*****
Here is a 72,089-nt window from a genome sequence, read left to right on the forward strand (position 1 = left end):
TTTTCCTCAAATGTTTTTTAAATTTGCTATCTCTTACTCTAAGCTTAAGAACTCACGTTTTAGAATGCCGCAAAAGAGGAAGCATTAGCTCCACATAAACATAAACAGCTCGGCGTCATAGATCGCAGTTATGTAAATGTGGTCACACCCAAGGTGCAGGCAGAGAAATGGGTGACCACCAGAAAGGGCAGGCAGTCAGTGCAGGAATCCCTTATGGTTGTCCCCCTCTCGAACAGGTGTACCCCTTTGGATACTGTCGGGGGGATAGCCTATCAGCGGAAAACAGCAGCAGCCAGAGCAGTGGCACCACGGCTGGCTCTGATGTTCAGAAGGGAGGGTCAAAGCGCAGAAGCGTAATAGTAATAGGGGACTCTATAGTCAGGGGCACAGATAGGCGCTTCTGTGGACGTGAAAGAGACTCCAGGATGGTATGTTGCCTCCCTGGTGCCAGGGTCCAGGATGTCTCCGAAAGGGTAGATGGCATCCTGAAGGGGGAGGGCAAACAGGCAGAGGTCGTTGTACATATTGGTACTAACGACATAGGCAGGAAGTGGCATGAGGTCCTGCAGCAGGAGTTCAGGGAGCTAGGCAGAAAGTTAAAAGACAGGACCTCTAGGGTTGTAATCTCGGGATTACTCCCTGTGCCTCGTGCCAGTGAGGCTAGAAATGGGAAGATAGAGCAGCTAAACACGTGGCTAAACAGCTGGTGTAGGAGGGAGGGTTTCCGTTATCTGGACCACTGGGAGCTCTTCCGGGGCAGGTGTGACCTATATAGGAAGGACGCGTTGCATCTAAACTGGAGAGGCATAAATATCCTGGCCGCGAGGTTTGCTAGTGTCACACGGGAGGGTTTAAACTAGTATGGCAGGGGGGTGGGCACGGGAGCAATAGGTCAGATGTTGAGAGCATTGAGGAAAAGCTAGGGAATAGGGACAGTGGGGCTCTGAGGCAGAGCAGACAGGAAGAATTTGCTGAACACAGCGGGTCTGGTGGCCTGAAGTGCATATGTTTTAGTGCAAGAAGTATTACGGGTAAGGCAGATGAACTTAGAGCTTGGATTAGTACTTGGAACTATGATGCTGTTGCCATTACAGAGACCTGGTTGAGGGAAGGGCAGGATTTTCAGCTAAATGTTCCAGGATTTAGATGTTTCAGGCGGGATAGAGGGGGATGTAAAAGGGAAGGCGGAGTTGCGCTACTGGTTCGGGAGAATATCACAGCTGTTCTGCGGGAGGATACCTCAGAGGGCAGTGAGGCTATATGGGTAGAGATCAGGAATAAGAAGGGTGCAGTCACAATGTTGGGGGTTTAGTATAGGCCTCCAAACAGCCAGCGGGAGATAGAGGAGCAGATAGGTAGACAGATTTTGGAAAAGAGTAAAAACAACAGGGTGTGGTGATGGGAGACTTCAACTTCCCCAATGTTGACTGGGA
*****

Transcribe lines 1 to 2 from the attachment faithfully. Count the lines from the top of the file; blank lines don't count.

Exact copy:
Here is a 72,089-nt window from a genome sequence, read left to right on the forward strand (position 1 = left end):
TTTTCCTCAAATGTTTTTTAAATTTGCTATCTCTTACTCTAAGCTTAAGAACTCACGTTTTAGAATGCCGCAAAAGAGGAAGCATTAGCTCCACATAAACATAAACAGCTCGGCGTCATAGATCGCAGTTATGTAAATGTGGTCACACCCAAGGTGCAGGCAGAGAAATGGGTGACCACCAGAAAGGGCAGGCAGTCAGTGCAGGAATCCCTTATGGTTGTCCCCCTCTCGAACAGGTGTACCCCTTTGGATACTGTCGGGGGGATAGCCTATCAGCGGAAAACAGCAGCAGCCAGAGCAGTGGCACCACGGCTGGCTCTGATGTTCAGAAGGGAGGGTCAAAGCGCAGAAGCGTAATAGTAATAGGGGACTCTATAGTCAGGGGCACAGATAGGCGCTTCTGTGGACGTGAAAGAGACTCCAGGATGGTATGTTGCCTCCCTGGTGCCAGGGTCCAGGATGTCTCCGAAAGGGTAGATGGCATCCTGAAGGGGGAGGGCAAACAGGCAGAGGTCGTTGTACATATTGGTACTAACGACATAGGCAGGAAGTGGCATGAGGTCCTGCAGCAGGAGTTCAGGGAGCTAGGCAGAAAGTTAAAAGACAGGACCTCTAGGGTTGTAATCTCGGGATTACTCCCTGTGCCTCGTGCCAGTGAGGCTAGAAATGGGAAGATAGAGCAGCTAAACACGTGGCTAAACAGCTGGTGTAGGAGGGAGGGTTTCCGTTATCTGGACCACTGGGAGCTCTTCCGGGGCAGGTGTGACCTATATAGGAAGGACGCGTTGCATCTAAACTGGAGAGGCATAAATATCCTGGCCGCGAGGTTTGCTAGTGTCACACGGGAGGGTTTAAACTAGTATGGCAGGGGGGTGGGCACGGGAGCAATAGGTCAGATGTTGAGAGCATTGAGGAAAAGCTAGGGAATAGGGACAGTGGGGCTCTGAGGCAGAGCAGACAGGAAGAATTTGCTGAACACAGCGGGTCTGGTGGCCTGAAGTGCATATGTTTTAGTGCAAGAAGTATTACGGGTAAGGCAGATGAACTTAGAGCTTGGATTAGTACTTGGAACTATGATGCTGTTGCCATTACAGAGACCTGGTTGAGGGAAGGGCAGGATTTTCAGCTAAATGTTCCAGGATTTAGATGTTTCAGGCGGGATAGAGGGGGATGTAAAAGGGAAGGCGGAGTTGCGCTACTGGTTCGGGAGAATATCACAGCTGTTCTGCGGGAGGATACCTCAGAGGGCAGTGAGGCTATATGGGTAGAGATCAGGAATAAGAAGGGTGCAGTCACAATGTTGGGGGTTTAGTATAGGCCTCCAAACAGCCAGCGGGAGATAGAGGAGCAGATAGGTAGACAGATTTTGGAAAAGAGTAAAAACAACAGGGTGTGGTGATGGGAGACTTCAACTTCCCCAATGTTGACTGGGA